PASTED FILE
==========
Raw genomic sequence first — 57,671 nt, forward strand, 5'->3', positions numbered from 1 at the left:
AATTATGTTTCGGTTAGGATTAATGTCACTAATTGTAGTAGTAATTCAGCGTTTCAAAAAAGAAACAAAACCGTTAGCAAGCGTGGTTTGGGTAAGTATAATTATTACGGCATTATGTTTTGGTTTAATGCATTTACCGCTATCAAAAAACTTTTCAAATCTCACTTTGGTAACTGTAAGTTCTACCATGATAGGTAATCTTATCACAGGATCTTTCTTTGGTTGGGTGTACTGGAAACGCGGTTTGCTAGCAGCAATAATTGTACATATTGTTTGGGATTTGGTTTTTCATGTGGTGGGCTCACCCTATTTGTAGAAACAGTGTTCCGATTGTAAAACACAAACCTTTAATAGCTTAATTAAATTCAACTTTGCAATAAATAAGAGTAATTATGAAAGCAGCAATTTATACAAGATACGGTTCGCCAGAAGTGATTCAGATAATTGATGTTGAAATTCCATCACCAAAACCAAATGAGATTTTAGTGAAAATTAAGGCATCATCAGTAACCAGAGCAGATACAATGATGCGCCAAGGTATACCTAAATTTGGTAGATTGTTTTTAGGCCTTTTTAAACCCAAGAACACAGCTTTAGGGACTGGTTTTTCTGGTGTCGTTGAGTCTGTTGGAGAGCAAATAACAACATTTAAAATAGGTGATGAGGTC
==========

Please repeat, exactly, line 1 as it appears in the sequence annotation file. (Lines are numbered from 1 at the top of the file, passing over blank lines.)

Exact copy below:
Raw genomic sequence first — 57,671 nt, forward strand, 5'->3', positions numbered from 1 at the left: